Our line continued to advance over the fields, keeping up the fire, and the enemy was forced to fall back towards the woods on the right of the road. Assistance was asked for from the right of the line, when the Highland company of the Queen’s Own was despatched to take up position on the extreme right. The companies in support, and the reserve, of course, kept following up at their proper distances in the rear of the skirmishers, to be ready for any other emergency. It was plainly to be seen from the start that the enemy by far outnumbered us, was disciplined in the kind of warfare he was engaged in and was composed of a hardened and desperate class of men. It was well known that the Fenian army consisted chiefly of old soldiers collected together out of recently disbanded regiments of the U.S. Army, and, although it was looked upon over there as a rabble, yet they were not the pleasantest sort of people to meet on an occasion of this kind. They were well armed, h plenty of ammunition, and evidently had the benefit of a substantial breakfast that morning, for, as we advanced over the ground from which they had been driven and upon which they had camped the night before, we found the ashes of their camp fires still hot on the ground, strewed about with cooked and uncooked provisions. A number of rifles, a few officers’ swords and various other articles of a like nature were also left scattered about. The fighting had now continued half an hour or more; we had lost three or four dead or wounded and had advanced about a mile under fire, when the report “ammunition expended” came from the front. One company of the Queen’s Own had been armed with repeating rifles, which were capable of discharging twelve shots per minute, and it was this one company which had sent back the report. The reserve was immediately ordered to the relief. The 13th doubled up in splendid style and quickly took up the ground occupied by the Queen’s Own, the right wing composing companies 1, 2 and, relieving the skirmishers, and the left wing – companies 4, 5, and 6 – the supports. The Queen’s Own doubled into close column, fell back and took up position in reserve half a mile in rear, where the party in charge of the colors was located. No. 1 was now on the right, No. 2 in the centre, and No. 3 on the left of the skirmishing line. The company of “Rangers” doubled out to the extreme left, while the Highland company was peppering away on the extreme right. These changes were, of course, executed without interrupting the fire, and the new line went to work like men. The smoke became so dense at times that nothing could be seen anywhere about. Field after field was crossed, and the only available shelter our boys could have against the enemy’s bullets was an occasional rail fence. The main body of the Fenians had by this time gained the woods, which were now but a short distance to the right of the road, and continued to fire and fall under the cover of the trees, having left some of their dead in the fields behind. Luckily for us, we advanced so rapidly as to keep pace with the enemy’s range, and the bullets went whizzing through the air, mostly over our heads.
A portion of the Fenians had entrenched themselves behind a farm house, a barn, a pig-sty, and a stone fence, and were making a desperate stand to maintain their ground. The firing now became hotter than ever, and the excitement for a time was awful. Several of our men were wounded here, among others Lieut. R---. of the left wing, and Private S----. of No. 3 company who were shot in the breast and neck respectively. A few, my near rank men included, actually fell down through excessive fatigue, and had to be carried to the rear.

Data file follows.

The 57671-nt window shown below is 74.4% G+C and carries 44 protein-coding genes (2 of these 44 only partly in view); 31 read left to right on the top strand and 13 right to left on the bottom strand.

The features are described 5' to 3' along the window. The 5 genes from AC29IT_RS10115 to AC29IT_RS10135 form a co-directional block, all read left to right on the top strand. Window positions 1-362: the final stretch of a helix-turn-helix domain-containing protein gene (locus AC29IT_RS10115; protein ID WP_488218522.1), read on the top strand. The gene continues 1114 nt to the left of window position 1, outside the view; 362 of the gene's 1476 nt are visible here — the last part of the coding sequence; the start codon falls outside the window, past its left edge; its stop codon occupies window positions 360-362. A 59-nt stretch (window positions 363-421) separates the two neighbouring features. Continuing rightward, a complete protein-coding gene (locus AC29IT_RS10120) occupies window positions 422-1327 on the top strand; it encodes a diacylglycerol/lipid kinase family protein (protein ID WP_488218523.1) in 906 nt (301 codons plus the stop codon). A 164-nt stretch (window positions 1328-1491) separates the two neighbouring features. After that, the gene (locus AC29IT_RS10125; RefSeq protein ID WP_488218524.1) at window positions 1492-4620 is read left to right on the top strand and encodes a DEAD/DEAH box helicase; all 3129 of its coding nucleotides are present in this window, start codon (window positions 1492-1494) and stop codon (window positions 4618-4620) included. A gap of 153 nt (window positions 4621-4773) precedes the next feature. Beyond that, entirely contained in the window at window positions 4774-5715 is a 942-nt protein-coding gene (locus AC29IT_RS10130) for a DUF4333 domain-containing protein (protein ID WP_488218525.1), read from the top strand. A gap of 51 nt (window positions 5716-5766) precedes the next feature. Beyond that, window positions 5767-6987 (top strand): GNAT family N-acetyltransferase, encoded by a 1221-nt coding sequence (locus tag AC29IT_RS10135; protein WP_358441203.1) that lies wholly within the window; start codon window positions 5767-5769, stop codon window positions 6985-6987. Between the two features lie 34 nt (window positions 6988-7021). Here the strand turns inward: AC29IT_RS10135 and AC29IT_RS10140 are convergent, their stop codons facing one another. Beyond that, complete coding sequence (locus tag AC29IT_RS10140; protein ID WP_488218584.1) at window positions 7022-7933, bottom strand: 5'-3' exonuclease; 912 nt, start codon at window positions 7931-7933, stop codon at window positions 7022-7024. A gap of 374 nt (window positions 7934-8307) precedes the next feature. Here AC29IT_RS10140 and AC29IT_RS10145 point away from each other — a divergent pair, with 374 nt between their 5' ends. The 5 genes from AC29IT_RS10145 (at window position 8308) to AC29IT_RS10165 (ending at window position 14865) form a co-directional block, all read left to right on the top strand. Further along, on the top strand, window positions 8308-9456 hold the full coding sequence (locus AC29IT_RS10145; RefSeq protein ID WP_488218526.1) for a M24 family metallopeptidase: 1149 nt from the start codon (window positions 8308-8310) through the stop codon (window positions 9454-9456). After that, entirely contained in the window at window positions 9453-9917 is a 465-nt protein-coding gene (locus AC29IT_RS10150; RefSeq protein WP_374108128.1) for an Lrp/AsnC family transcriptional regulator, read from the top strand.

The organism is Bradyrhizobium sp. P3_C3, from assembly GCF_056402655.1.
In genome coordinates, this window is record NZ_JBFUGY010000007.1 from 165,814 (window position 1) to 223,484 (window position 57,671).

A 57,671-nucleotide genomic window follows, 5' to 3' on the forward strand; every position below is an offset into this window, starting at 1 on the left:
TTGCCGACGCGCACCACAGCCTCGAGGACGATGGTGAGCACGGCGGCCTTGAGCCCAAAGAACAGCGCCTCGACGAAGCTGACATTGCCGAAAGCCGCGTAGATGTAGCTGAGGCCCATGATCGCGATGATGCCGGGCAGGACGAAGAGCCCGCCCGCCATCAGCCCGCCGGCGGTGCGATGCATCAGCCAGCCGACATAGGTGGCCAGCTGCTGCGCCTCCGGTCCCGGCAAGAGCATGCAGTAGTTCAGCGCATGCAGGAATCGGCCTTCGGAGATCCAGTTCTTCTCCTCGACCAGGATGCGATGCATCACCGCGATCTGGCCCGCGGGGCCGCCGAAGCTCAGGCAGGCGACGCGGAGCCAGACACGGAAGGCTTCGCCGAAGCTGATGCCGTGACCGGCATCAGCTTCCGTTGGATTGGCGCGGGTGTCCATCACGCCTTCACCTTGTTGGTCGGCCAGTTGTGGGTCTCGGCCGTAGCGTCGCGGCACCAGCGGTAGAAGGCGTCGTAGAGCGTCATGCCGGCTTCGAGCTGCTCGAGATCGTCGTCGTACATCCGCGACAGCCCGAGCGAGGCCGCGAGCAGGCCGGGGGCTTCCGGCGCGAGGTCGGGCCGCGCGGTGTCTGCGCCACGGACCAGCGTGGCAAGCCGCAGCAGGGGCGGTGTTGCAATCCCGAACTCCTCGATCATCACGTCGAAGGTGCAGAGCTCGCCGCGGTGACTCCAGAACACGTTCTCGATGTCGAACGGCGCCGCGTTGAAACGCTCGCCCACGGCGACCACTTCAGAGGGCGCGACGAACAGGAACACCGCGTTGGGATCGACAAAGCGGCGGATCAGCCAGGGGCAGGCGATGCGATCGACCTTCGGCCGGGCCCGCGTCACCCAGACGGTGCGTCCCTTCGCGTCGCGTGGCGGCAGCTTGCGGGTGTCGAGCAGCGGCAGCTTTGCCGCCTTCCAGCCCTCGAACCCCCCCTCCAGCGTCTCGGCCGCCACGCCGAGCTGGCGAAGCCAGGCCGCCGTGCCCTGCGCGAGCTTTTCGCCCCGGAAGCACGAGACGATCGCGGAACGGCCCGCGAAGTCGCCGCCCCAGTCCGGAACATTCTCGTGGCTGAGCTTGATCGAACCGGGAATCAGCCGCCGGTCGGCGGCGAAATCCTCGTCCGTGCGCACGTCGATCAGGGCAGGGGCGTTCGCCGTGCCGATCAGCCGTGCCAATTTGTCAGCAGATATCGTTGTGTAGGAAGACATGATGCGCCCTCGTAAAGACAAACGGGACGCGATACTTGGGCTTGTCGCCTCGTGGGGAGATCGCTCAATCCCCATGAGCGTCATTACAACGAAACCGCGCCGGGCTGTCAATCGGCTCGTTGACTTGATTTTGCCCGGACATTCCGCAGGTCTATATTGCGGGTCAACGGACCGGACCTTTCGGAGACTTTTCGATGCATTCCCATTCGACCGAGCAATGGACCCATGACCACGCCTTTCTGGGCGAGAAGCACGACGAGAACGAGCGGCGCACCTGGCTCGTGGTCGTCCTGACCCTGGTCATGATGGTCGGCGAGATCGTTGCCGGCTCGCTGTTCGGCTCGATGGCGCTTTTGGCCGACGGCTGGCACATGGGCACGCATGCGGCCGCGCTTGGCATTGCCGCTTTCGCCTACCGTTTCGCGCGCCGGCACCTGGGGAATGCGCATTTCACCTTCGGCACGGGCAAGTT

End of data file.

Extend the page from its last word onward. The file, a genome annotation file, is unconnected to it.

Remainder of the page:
The Fenians were finally driven from their stronghold, and, amid a loud hurrah from our side, rushed off to join their friends in the bush. Meantime, the left of the line ad swung round over the stone fence behind the barn, through an orchard and down a slightly sloping hill, while the right remained stationary near the house. This movement slightly changed our front to the right, and gave a better range against the enemy. The Fenians were falling well back into the woods, and many were getting out of the way as fast as their legs would carry them. Two or three mounted officers could be seen moving about in the bush, and some of our boys amused themselves by sending the leaden messages towards them, but there were too many trees for direct communication. The Fenians kept up the fire, and their bullets came whacking against our apple trees and among our limbs, dropping the leaves like autumn frost. The day had grown insufferably hot, and, not a drop of water could be had to quench the burning thirst. Wet with perspiration, covered with dust, and faces and hands blackened by powder and smoke, our boys presented a ghastly appearance. The fighting continued, and the woods in front and on the right were alive with Fenians. From the enemy’s fire, we discovered that we had advanced too rapidly, and although the Highland Company had been working like Trojans all morning, still the woods on the right had not been thoroughly cleaned out as the line advanced. This was about the position of things when, about noon, that fatal order was given, “Retire, form square and prepare for cavalry.” The order sounded a third time before the left of the line acted upon it, when No. 3 Company doubled together, formed square on its own ground, fixed bayonets and awaited the approach of cavalry. We had been standing about five or six minutes when a terrible volley was heard behind, in the direction of the reserve. Soon after No. 3 Company doubled through the orchard, up the hill and around in front of the house, when – oh, horror of horrors ! – we were struck dumb with amazement. The widest excitement prevailed. Far down the road, in the fields, everywhere, we could see our boys falling back in the utmost disorder. The reserve had formed a solid square, in obedience to orders, and the enemy in the woods nearby, having understood our bugle call, immediately rallied and fired a volley of bullets into the solid body. Four or five brave fellows of the Queen’s Own dropped dead at the feet of their comrades. There was no cavalry; but the mistake was discovered too late, another movement and another volley of deadly bullets, more terrible than the first, might be expected. The only safety was in separation, and the quickest way to separate was to break the ranks, and then the band of brave Volunteers – which had fought so nobly all morning, which had advanced so steadily under fire, which had driven the enemy before it, and put him completely to flight – dissolved and fell back. A panic set in, which soon became universal. A few minutes later the whole force was scattered and moving back to Ridgeway. I lingered a few minutes about the place looking for friends, some of whom I had not seen since the engagement began, but meeting with poor luck in this respect, I finally concluded to follow the crowd and sauntered along at the tail end of the retreat. The enemy, following up for a short distance, continued the fire. A little way down the road I fell in with a few members of the Highland Company, one of whom had a Fenian rifle which he was carrying back as a trophy. We were all examining the weapon, and I had just taken t into my hands when a Fenian bullet from the rear struck the poor fellow who had handed it to me, and he fell dead at our feet. His friends carried his body along with them. A little further on, Private P---, of the No. 3 Company, 13th, was shot in the leg, and in many a fence corner along the road, a poor fellow might be seen stretched out, completely used up. The farm houses along the road had all been deserted, and nothing in the shape of edibles could be had at Ridgeway, so that the only alternative was to go to Port Colborne, some twelve or fourteen miles distant. I had now met with several of my acquaintances, and after expressions of natural disgust with the termination of the day’s struggle, we decided to take the railway track, and jogged along together. Being in an almost exhausted condition, our progress slow. About half way down, we were met with a locomotive and a baggage car, and when the man in charge learned the state of things, he determined to take our party on board, and backed down to Port Colborne, where we arrived late in the afternoon. A large number of the volunteers had reached there before us, and hundreds of people had collected about the station. Wrapping my overcoat about myself and rifle, I lay down upon the front platform, and, amid all the tumultuous excitement, fell asleep. A couple of hours afterwards, I was awakened by one of my comrades who had discovered a hotel where refreshments could be procured. Later in the evening all the companies reformed, and the 13th was once more in shape. The school house at Port Colborne was given up as a barracks, and the 13th immediately took possession. At twelve o’clock the same night, the Battalion was ordered out, and paraded on the bank beside the canal. Shortly after, the citizens arrived from Hamilton with provisions for the men. It was then generally understood that the Battalion was to leave at once to join the main brigade under Col. Peacock, and that a battle was to take place that (Sunday) morning. After waiting several hours, the senior who was now in command, received orders which resulted in the battalion being ordered back to barracks, where it remained for the next twenty days guarding the mouth of the canal.”